A pilot of the North Sea Region project BITS has been awarded for their ground-breaking use of 3-D camera technology to make Antwerp’s roads safer for cyclists.
On 10 March, at the Flemish Road Safety Congress 2020, the Province of Antwerp, Bicycles and Intelligent Transport Systems (BITS) project partner, won the prestigious Flemish Road Safety Award for their BITS pilot using 3D-camera technology to improve road safety for cyclists.
Detection of near misses involving cyclists
The Province of Antwerp installed 3D-camera technology at an intersection including the F18 Cycle Highway, a traffic lane and the railway to monitor traffic behavior. The images are automatically processed, dividing all road users in different categories, such as pedestrians, cyclists, light and heavy traffic.
The trajectory, speed and time of every road user is registered, which enables the detection of near misses. At the Congress, Luk Lemmens, Legal Representative for Mobility highlighted the data that has been collected so far:
“A daily average of 24 near accidents between cyclists was detected. Additionally, the number of near accidents between cyclists and motorised traffic (daily average of eight) is as high as the number of near accidents between motorised traffic (daily average of seven).” The data will guide the development and implementation of effective road safety measures. For more details about the pilot and retrieved data, watch this video by the Province of Antwerp (in Dutch).
BITS – a unique initiative
The pilot is part of the wider BITS project strategy to improve cycling conditions through Intelligent Transport Systems (ITS). BITS is a project where different cities and regions, universities, a company and an interest group from 5 countries collaborate to implement ITS applications in cycling by collecting, combining, analysing and opening up cycling data.
BITS is likely the only initiative of its kind in the world. The Antwerp pilot project focuses on safety and reliability, which are fundamental to improve cycling conditions. According to the European Commission, 2,000 cyclist fatalities were recorded in the EU in 2016 , accounting for 8% of all road fatalities including motorways and non-urban areas. When looking at urban road fatalities only, the percentage is likely much higher.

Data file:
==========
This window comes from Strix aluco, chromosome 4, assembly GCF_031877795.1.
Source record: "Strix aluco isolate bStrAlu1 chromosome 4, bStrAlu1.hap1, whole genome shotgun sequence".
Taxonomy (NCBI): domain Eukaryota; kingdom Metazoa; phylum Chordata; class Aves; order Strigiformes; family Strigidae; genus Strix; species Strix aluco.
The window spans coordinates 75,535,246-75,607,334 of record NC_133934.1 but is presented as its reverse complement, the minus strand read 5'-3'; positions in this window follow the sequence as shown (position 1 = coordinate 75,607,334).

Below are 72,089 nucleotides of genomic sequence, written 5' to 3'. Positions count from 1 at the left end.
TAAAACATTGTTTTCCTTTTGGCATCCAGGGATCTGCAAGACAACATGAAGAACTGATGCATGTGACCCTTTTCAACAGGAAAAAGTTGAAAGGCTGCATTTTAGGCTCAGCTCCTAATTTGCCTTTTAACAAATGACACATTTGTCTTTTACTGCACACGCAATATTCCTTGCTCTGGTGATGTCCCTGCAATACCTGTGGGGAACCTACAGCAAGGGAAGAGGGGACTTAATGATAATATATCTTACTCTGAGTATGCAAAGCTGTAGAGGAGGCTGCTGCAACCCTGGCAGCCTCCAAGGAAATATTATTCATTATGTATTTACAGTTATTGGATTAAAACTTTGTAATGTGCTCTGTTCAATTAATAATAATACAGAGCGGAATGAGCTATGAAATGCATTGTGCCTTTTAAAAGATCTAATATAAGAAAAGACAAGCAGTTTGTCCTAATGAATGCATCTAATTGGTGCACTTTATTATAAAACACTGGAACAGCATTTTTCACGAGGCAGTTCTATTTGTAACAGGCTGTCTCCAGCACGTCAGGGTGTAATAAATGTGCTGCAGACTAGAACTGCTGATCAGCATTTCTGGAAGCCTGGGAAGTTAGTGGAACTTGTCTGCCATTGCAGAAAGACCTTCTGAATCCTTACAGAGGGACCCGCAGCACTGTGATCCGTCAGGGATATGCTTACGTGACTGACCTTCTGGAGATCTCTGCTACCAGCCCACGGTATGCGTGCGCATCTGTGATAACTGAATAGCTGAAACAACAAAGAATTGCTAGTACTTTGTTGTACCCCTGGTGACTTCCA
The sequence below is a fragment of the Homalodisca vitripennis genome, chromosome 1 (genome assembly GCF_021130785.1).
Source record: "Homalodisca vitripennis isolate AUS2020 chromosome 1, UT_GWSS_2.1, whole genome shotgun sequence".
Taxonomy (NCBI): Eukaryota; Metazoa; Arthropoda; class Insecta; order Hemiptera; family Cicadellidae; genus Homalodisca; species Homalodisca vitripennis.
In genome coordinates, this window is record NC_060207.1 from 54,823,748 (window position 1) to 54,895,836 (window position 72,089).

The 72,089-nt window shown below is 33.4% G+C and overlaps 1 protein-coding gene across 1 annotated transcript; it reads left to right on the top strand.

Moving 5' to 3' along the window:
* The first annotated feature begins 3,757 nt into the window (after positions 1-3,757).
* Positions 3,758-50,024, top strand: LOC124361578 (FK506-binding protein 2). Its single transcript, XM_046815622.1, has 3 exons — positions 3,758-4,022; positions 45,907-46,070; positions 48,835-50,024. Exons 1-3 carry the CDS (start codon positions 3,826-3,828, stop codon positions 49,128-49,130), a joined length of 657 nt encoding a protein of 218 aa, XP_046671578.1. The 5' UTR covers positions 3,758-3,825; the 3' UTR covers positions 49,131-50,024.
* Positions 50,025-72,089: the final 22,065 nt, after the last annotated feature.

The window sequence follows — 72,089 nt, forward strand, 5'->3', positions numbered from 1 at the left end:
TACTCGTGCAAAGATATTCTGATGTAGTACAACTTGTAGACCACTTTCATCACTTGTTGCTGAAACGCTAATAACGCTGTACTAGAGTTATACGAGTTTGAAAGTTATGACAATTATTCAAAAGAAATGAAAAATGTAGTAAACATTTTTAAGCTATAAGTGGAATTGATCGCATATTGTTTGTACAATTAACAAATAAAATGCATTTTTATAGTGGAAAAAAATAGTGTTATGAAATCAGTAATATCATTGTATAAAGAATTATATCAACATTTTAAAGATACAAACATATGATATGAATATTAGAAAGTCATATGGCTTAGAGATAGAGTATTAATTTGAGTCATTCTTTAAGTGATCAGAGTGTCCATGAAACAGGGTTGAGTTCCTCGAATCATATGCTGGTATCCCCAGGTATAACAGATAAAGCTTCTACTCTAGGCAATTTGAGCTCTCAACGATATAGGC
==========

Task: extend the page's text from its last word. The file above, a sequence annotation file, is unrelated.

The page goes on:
Ronald Jorna, BITS Project Manager from the Dutch Province of Overijssel, believes the success of this pilot sets the tone for our future BITS pilots: “The 3D-camera project in the Province of Antwerp clearly shows that ITS can help to improve the safety of cyclists. We expect that other ITS implementations in the BITS project will show that ITS can also improve the speed, comfort and/or cycling experience. ITS will make cycling smarter and thus more attractive!”
Fostering cycling is especially important in the context of the EU Green Deal. One of the key objectives is for Europe to become the first climate-neutral continent in the world. Urban areas account for a substantial part of transport emissions in the EU; 23% of the total CO2 emissions from transport happens in places where about 70% of the EU population are living.
Cities are thus essential to achieving the goal of climate neutrality. Urban mobility is a key element, which is reflected by the Commission’s plan to adopt a strategy for sustainable and smart mobility as part of the Green Deal, due in Autumn 2020. Cycling is an efficient and sustainable mobility alternative that can be used for commuting and first- and last-mile deliveries. It can thus play an important role in cutting urban emissions. According to the European Cyclists Federation, cycling saves emissions of more than 16 million tons of CO2 per year in the EU.
The success of the pilot in Antwerpen is already sparking further developments among other BITS partners. The City of Zwolle (Netherlands) is considering using a similar type of camera system to improve cyclist safety, and the University of Oldenburg (Germany) have carried out some data analysis for the further development of the used camera system, manufactured by the Swedish company Viscando. The pilot has been presented to approximately 90 delegates during the highly successful BITS Academy on Cycling Data in Antwerp.
Congratulations to Luk Lemmens, Tina Caers and the entire Province of Antwerp team who worked on this pilot!
ABOUT THE AUTHOR
Ayse Sumer is Programme and Networks Manager at Cycling Industries Europe (CIE). She is coordinating CIE’s part of the BITS project. Before joining CIE, Ayse worked for an NGO representing European consumers as Programme Manager of the Traffic and Mobility Working Group, focusing on the development of standards related to bicycles amongst other topics. If you have any questions about BITS, please contact Ayse Sumer at firstname.lastname@example.org.
Top image: The BITS project.